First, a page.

The optical heating system of the invention produces a series of rings of light on the surface of the wafer. Light in each of these rings can be partially defocused to allow some overlap and spread. By controlling the electrical power to the lamps in each trough, the intensity of these rings can be independently controlled. Power settings may be determined through a look up table derived from the design of the system, or may be in response to sensors positioned to detect the temperature at various radii from the center of the wafer. The number of circular zones depends on the size of the wafer to be heated and the granularity of control desired, but would commonly be between 3 and 5. Similarly, the number of lamps in each trough depends on the power density that is required. Excellent thermal uniformity is achieved on a 300 mm wafer using three zones containing 1, 8 and 16 lamps, respectively. A higher power version can easily be made with 1, 12 and 24 lamps in the same three trough heater. Although the central zone may consist of a single lamp, it can be controlled by its own power supply and would thus be immune from the problems associated with nonuniform optical conversion efficiency.

By varying the power distribution across the wafer, one can ensure the desired temperature profile during both steady state and transient cycles. Often this is a uniform profile, however, one might also wish to ramp the temperature across the wafer to compensate for gas depletion or other process nonuniformities. Thus the present invention is more efficient than the system of U.S. Pat. No. 5,446,825 and less expensive to build and operate than prior art spot light systems. Unlike either of these two, the present invention is well suited for low and moderate temperature heating (less than 800° C.) and is may be used as a "workhorse" heating system to be integrated into a wide variety of semiconductor processing tools.

FIG. 1 is a top plan view of a optical heating device 10 in accordance with the present invention which includes a disc 12. A series of lamp apertures 14 are formed in two concentric circles 16 and 18 about a center lamp aperture 20. In the specific embodiments shown, circle 18 includes eight lamp apertures substantially evenly spaced and circle 16 includes 16 lamp apertures substantially evenly spaced.

FIG. 2 is a bottom plan view of disc 12 showing apertures 14 carried in an outer trough 22, an inner trough 24, and a center "trough" 32. Apertures 14 extend completely through disc 12.

FIG. 3 is a side cross sectional view of disc 12 taken along the lines labelled 3--3 in FIGS. 1 and 2. FIG. 3 also shows lamps 30 placed in troughs 22 and 24 and center reflector or "trough" 32. Lamps 30 are carried in apertures 14 which extend from a top side 34 of disc 12 to a bottom side 36. FIG. 3 also shows an alignment hole 40 which is used for mounting and aligning disc 12.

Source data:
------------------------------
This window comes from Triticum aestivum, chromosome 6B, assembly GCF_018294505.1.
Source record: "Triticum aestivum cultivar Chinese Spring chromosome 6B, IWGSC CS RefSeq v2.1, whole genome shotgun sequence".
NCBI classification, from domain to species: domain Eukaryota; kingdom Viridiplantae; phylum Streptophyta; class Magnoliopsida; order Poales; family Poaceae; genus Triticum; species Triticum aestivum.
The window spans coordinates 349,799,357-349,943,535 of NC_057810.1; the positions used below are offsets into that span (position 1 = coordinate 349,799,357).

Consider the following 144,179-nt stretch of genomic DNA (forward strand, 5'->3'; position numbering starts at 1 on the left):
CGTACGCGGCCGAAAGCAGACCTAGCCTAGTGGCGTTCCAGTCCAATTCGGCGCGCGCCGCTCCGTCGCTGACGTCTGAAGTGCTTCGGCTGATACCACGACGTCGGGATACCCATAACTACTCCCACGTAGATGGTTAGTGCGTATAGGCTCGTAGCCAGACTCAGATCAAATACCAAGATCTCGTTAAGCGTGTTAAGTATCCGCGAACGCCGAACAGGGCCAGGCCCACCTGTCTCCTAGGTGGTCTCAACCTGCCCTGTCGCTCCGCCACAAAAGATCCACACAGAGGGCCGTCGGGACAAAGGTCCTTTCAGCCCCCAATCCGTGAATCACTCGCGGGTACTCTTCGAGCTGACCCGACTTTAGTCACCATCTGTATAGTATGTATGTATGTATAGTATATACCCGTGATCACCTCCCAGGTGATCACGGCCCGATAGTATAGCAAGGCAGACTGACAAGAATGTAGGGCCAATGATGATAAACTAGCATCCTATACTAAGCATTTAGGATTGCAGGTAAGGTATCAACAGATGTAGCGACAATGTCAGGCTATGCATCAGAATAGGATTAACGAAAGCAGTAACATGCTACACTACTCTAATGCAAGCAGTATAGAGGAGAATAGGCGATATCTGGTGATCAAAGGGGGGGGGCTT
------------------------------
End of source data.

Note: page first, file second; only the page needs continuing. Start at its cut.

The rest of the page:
In one embodiment, disc 12 has a diameter of about 15 inches and is made of aluminum. The trough depths are about 4.5 cm and are defined by Equation 1 : z=0.5(r-r02) Eq. 1

where r0 is 0 cm, 6.04 cm, or 12.08 cm and r ranges from 0-2.967 cm, 3.07-9.01 cm and 9.11-15.10 cm. Lamp apertures 14 are divided into two 1 cm sections, one section for holding the tip portion of a lamp 30 and one for holding a base portion of a lamp 30. In one preferred embodiment, lamps 30 comprise 1000 W tungsten halogen lamps available from Ushio America, Inc. located in Cypress, Calif. Lamp apertures 14 have a diameter of 0.75" for the bulb, with a 0.875 clearance hole for the base. In one preferred embodiment, troughs 22, 24 and 32 are coated with a reflective material such as gold.

FIG. 4 shows a rapid thermal processing system 50 in accordance with the present invention utilizing optical heating device 10. Lamps 30 carried in disc 12 are coupled to a controller 52 which receives power from a power source 54. Controller 52 may be coupled to a cooling device 56 which may be used to cool disc 12 such as through the application of cold water. Controller 52 is also optionally coupled to a heat or light sensor(s) 58 positioned near an object 60 which is to be heated. Object 60 is carried in a process chamber 62 proximate a transparent window 64 which is located between device 10 and object 60.

In operation, controller 52 applies power to lamps 30 carried in disc 12. The power applied to individual lamps may vary as desired to achieve a desired heat distribution on object 60. Further, the parabolas of troughs 22, 24 and 32 may be tilted relative to the axis of disc 12, or disc 12 may be tilted, as desired to change the light distribution across object 60 and thereby change the heating profile. Cooling apparatus 56 may be used to cool disc 12 to thereby remove heat generated by lamps 30. Controller 52 monitors the heat or the optical energy applied to disc 60 using sensor(s) 58 and may responsively control lamps 30. Further, multiple sensor 58 may be used such that controller 52 can change the heating profile across the surface of object 60. Window 64 may comprise, for example, fused silica, quartz, sapphire or other material which is transparent to visible and near infrared light. A second disc 12 may be used to illuminate the opposite side of object 60. The desired power setting for each lamp 30 carried in disc 12 may be stored in a look up table 68 stored in controller 52.

Disc 12 may be fabricated using any appropriate technique such as simple machining techniques.

Although the present invention has been described with reference to preferred embodiments, workers skilled in the art will recognize that changes may be made in form and detail without departing from the spirit and scope of the invention. For example, the shapes of the troughs may be other than those specifically set forth herein. Further still, the number of troughs, spacing, number of lamps, lamp types, materials, etc. may be changed to obtain a desired power level, distribution pattern or other system characteristics.